Left Bank or Right Bank? Why choose? While gallery owners are breathing new life into parts of Paris seen as sluggish, bourgeois, and invaded by tourists, fairs and exhibitions are a stark reminder of the contribution made by these two ventricles of France’s artistic heart. Last October, impressed by the influx of huge names, the American media lauded the launch of Paris+, the first French edition of Art Basel. “Paris is booming,” was the headline chosen by CNN. While waiting for the end of renovation work at the Grand Palais, a Belle Epoque monument on the edge of the Champs-Elysées, the event that replaced the now-defunct Foire Internationale d’Art Contemporain (FIAC) was held in the gardens of the Champ-de-Mars at the Grand Palais Ephémère temporary exhibition hall. With its wooden frame and enormous, half-moon window framing the Eiffel Tower, this eco-friendly structure designed by starchitect Jean-Michel Wilmotte will be the setting for events in the 2024 Paris Olympics. It is also the ideal site for welcoming blockbuster exhibitions, including FIAC 2021, Paris+, Paris Photo, Anselm Kiefer, and Le Grand Numéro de Chanel, which has just ended.

The Grand Palais Ephémère, in the gardens of the Champ-de-Mars. © Wilmotte & Associés
The first edition of the Paris+ contemporary art fair, in October 2022, brought together 156 galleries. © Paris+ par Art Basel
The Scheherazade at Night exhibition, which has just ended at the Palais de Tokyo, the largest contemporary art center in Europe. © Quentin Chevrier/Palais de Tokyo

Paris+ by Art Basel – its full name – has rejuvenated the art fair scene. There were fewer exhibitors (156 galleries in 2022), but the event was attended by high-ranking collectors, as shown by the quality of the works (from Joan Mitchell to Alberto Giacometti), the number of sales, and the prices, which often featured five or six zeros! The objectives of this first edition were to break from the million-dollar one-upmanship of the Miami fair, while making up for the event’s newbie status by establishing it within the perpetually changing local cultural landscape. In doing so, Paris has proved its vitality. Other recent symbols of this vigor include the inauguration of the Collection Pinault in the former Bourse de Commerce building, transformed into a temple of contemporary art by Tadao Andō. There has also been an extension added to the Fondation Henri Cartier-Bresson in the Marais, a space devoted to the renowned photographer’s work. (Clément Chéroux, the former chief curator of photography at MoMA, is now its director.) Looking to the future, 2024 will see the Cartier Foundation for Contemporary Art move into the old Louvre des Antiquaires building, a former antiques mall from 1852 which is currently being revamped. Another promising project is the Maison LVMH, “a space dedicated to artistic heritage, live performances, exhibitions, the applied arts and artisanal craftsmanship,” in the Bois de Boulogne next to the building designed by Frank Gehry for the Fondation Louis Vuitton.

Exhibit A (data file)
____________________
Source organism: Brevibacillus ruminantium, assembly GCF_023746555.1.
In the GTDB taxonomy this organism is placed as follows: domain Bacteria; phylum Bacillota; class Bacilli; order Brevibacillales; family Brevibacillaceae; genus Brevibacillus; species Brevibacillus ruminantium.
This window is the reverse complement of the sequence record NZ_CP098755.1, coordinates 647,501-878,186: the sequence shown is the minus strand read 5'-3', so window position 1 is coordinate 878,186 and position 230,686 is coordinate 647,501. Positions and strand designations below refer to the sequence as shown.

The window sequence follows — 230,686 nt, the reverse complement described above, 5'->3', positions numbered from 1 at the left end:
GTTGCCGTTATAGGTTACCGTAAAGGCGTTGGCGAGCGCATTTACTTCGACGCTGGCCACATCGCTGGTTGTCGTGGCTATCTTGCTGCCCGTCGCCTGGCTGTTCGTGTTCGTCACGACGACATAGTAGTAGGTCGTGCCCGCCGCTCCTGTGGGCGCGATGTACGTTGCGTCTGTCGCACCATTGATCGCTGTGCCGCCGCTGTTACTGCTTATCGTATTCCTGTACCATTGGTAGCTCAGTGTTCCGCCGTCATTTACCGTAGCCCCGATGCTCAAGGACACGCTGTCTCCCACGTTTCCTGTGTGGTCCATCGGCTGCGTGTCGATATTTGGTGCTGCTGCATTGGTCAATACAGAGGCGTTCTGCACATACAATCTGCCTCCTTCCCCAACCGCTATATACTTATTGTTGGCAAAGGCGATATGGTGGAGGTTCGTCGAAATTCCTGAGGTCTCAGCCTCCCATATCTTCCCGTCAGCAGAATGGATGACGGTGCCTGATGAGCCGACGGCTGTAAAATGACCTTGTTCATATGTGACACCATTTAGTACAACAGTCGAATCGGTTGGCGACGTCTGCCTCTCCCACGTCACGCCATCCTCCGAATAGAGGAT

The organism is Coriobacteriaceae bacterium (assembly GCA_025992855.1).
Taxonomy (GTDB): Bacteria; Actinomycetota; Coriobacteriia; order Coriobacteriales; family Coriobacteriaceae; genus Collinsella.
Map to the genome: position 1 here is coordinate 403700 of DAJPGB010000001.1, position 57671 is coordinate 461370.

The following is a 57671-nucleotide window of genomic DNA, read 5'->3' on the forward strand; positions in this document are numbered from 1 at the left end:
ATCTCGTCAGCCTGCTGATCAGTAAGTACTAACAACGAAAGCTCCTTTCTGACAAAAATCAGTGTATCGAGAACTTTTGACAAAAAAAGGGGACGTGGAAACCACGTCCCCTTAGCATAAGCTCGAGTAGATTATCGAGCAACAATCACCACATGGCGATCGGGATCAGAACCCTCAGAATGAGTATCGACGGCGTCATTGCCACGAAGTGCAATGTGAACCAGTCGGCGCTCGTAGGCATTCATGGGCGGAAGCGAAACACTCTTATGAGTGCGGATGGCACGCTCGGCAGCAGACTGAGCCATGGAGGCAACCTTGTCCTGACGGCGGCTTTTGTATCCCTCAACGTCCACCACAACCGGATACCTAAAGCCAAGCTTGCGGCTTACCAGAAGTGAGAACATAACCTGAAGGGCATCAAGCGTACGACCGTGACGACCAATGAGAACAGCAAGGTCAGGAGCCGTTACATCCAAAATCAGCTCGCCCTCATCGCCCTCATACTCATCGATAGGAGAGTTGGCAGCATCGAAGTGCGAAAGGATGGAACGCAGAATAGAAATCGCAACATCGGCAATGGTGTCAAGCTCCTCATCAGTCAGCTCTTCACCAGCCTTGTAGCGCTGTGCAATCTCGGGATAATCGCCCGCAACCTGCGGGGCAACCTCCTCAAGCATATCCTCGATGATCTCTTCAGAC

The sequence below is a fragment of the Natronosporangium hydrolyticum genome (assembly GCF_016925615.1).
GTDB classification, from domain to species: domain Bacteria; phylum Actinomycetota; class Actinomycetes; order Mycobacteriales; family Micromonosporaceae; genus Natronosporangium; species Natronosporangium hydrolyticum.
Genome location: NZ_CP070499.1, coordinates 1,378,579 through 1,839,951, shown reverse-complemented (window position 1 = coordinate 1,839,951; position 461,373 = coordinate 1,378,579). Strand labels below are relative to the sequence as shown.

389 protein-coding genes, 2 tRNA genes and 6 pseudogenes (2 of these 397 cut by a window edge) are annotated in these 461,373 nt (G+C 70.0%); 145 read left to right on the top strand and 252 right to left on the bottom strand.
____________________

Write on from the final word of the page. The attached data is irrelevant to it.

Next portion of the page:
The 2019 arrival of the Jeu de Paume museum’s new director, Quentin Bajac (another former MoMA curator), and the rise of a new generation at the head of major Parisian institutions such as the Louvre, the Centre Pompidou, and the 240,000 square feet of the Palais de Tokyo – the largest contemporary art center in Europe – have bolstered the image of a city in tune with the times. Paris now appears to have a red carpet rolled out before it. London is still mired in Brexit, while the Hong Kong fair is constantly being canceled or postponed due to the pandemic. What’s more, the strength of the dollar over the euro is encouraging American buyers… Brimming with museums, hotels, and restaurants, the French capital is putting everything into luxury and art de vivre. “Paris is a moveable feast,” wrote Ernest Hemingway about the city he discovered in the 1920s. A century later, this sleeping beauty of the contemporary art world seems to have sprung back to life!

Article published in the February 2023 issue of France-Amérique. Subscribe to the magazine.